Mama said there'd be days like this.
Most game consumers view the gaming press as overweight, overgrown children who live secular, opulent lives of sitting on our butts eating junk food and playing video games. While some of this may be true (everything but the opulence part), anyone fortunate enough to land a reviewing job in the gaming industry will quickly tell you how it ain't all it's cracked up to be. Often we find ourselves enduring many sleepless nights, wrestling with uncooperative video game characters, their dumbass enemies, retarded level designs and/or severely somnolent gameplay. It ain't all Half-Life. Yeah, I know. Poor us.
Enter In Cold Blood, a Metal Gear knockoff from Canadian developer Dreamcatcher. This title has been roaming about in Europe for quite some time and has finally reached American shores. Over the course of the game's 9 missions, players will find a solid story and a few neat Bond-style gadgets and weapons. But unfortunately, they'll also find crummy graphics and dull gameplay, leading to a game that is more a chore than a delight.
At some point in the near future, the U.S. and The People's Republic of China are catastrophically close to engaging in all out war. Due to the growing threat the Chinese present, the CIA requests support from the British Secret Service. That's the cue for our hero, John Cord, a special agent who's latest mission is about to go pear-shaped. The story is told in flashbacks, which is kind of intriguing. You quickly realize that you've been setup and there is a select few who you can trust. The story basically carries the entire game with the help of some pretty FMV sequences.
In Cold Blood plays like a standard action/adventure title. As a spy, Cord must do some rescuing, a lot of shooting, blowing up or defusing stuff, etc. Talking to people and extracting valuable information is a must if you are to succeed in your missions, some of which can really try your patience. The third mission, for example, requires you to run back and forth ad nauseum disabling robots. Very tedious and not very fun.
Cord does get to use some nifty little gadgets. Advanced communication devices, electromagnetic pulse mines, computer hacking utilities, motion detectors and other cool toys aid you in your quest.
What isn't cool is the control. Moving Cord is an exercise in self-restraint, as I had to restrain myself from taking a gun and shooting my computer until it was dead …dead…dead! I tried all possible control options: control pad, keyboard, and 'screen relative' controls (which I thought was point & click). All are horrible. The only setup that leads to any success is with the control pad. But even this gets incredibly frustrating, as a light tap left or right can spin Cord around 180 degrees.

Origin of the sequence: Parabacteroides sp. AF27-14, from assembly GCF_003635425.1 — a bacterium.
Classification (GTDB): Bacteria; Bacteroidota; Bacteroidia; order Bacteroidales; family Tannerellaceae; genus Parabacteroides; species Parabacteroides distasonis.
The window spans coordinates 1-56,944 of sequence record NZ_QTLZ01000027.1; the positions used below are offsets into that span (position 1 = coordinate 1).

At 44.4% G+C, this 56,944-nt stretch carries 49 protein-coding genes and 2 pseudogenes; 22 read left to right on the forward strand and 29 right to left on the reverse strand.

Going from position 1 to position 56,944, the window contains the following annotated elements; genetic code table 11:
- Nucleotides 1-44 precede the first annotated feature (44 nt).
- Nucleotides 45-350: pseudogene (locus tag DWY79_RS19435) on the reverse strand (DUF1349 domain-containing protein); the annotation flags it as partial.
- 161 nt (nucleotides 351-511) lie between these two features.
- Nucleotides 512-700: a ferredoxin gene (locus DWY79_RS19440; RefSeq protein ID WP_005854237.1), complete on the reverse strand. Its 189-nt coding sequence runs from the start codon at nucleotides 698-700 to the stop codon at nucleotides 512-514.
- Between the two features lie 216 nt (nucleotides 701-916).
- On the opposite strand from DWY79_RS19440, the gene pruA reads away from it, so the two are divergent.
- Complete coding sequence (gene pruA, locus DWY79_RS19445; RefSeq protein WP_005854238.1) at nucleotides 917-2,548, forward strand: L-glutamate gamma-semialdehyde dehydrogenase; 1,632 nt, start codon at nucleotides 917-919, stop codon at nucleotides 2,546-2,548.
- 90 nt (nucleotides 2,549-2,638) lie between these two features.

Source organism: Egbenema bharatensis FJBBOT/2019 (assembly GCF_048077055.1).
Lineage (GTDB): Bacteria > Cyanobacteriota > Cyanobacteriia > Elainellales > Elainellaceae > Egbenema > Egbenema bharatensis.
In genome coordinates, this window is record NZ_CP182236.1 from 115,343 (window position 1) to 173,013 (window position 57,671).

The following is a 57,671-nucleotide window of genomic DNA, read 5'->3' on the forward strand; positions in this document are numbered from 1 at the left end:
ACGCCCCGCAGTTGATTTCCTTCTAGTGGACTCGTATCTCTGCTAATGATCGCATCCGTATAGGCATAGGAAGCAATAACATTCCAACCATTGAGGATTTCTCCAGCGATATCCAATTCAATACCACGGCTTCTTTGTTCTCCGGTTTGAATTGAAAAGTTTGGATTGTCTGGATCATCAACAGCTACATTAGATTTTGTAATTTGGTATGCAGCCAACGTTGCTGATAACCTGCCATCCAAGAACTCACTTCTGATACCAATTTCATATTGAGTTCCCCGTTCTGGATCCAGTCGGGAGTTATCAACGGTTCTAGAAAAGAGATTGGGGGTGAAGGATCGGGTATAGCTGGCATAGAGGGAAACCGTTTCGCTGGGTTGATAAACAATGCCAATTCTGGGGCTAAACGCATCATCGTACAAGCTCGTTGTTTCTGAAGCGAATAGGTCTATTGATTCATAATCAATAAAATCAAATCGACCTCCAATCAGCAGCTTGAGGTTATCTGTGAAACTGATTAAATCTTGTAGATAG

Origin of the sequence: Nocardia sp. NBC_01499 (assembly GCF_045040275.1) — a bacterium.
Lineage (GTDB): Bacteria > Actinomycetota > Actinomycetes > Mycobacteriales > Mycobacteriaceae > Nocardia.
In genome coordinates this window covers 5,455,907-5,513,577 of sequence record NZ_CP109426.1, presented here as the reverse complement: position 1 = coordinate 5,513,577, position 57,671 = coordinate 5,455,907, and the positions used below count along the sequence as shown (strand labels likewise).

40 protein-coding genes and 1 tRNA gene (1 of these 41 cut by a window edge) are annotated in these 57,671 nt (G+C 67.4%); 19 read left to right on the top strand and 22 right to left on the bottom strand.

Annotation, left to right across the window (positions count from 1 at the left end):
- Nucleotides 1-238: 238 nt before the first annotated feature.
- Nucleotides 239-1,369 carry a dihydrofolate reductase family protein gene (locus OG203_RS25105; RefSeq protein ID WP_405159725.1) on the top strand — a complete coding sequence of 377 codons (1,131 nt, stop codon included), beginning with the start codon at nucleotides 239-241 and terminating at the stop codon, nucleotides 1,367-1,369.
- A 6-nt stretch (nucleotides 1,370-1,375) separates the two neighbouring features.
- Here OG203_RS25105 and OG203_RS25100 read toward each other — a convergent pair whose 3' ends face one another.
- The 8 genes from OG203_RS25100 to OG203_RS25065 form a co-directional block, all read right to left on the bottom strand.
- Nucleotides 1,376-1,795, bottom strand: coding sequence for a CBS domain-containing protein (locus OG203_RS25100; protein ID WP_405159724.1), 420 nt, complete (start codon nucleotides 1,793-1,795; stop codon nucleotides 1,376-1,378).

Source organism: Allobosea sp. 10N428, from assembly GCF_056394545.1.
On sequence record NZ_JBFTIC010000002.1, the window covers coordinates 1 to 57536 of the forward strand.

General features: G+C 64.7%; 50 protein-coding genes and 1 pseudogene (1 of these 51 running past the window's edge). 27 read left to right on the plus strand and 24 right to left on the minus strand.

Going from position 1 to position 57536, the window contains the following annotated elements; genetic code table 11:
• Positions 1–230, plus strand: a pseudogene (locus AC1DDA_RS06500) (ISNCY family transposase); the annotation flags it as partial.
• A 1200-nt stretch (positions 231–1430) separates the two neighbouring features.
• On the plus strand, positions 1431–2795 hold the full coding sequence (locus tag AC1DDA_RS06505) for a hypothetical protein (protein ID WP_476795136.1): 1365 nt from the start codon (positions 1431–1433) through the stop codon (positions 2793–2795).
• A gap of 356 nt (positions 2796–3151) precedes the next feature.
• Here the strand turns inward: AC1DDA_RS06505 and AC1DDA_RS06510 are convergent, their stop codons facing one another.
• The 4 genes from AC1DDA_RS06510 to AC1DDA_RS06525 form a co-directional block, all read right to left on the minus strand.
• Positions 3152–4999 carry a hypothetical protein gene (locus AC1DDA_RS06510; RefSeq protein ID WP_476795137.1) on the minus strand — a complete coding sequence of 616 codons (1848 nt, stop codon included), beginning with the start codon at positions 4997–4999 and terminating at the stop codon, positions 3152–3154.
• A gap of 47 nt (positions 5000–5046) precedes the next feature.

Furthermore, Cord can't move backwards with his gun out, and forward movement is a one step, then stop, one step, then stop affair. On the good side, all the hair that I pulled out of my head may be used to patch that Friar Tuck balding pattern a friend of mine is experiencing. Who needs the Hair Club for Men?
Gunfights are severely lacking in intensity. A heated battle consists of you and your assailant standing 10 feet from each other firing your weapons. Since how fast I press the button directly relates to how fast my gun fires (like a game of Galaga), winning a one-on-one gunfight is very easy. The only way to be beaten is to get attacked by more than one assailant, which is usually the case.
Also, the prerendered backgrounds and stagnant camera angles make it really hard to play it sly and sneaky. Your depth perception is thrown completely off. Am I behind this filling cabinet? Blam! Apparently not.
If you ever played the old point-and-click Blade Runner game for the PC, you know what this game looks like. For the rest of you, In Cold Blood's backgrounds are all hi-res and pre-rendered (which means the camera angles are static). The textures are nice and dark, which sets a great mood for the espionage thing. The areas look good and get the job done well. They remind me a lot of the pre-rendered settings in Final Fantasy VII - solid, but dated.
On the flipside, character movement and animation is terrible. On a 700 MHz AMD with 192 MB RAM backed by a GeForce 2 Ultra, the character still looks out of focus and pixilated. Sneak up behind a guy to deliver a conscious-stealing blow to the back of the neck and the lack of animation becomes brutally apparent. Hit the guy, now he's on the ground. There's no falling animation or anything. Can someone tell me what year this is? [2001, Shawn - Ed.]
Unfortunately, Dreamcatcher has produced a template for a good game, but the execution is flawed. The solid story, decent backgrounds and cool gadgets just aren't enough to offset the lame animation, awful control and bland action.
But more importantly…the next time you run across one of your not-so-friendly neighborhood gaming editors, give them a smile. Slap 'em a high-five. Offer a cup of coffee or tea and some Visine. Pat him/her on the back and voice a heartfelt "Keep up the good work" and send them on their way. Trust me, we could use it.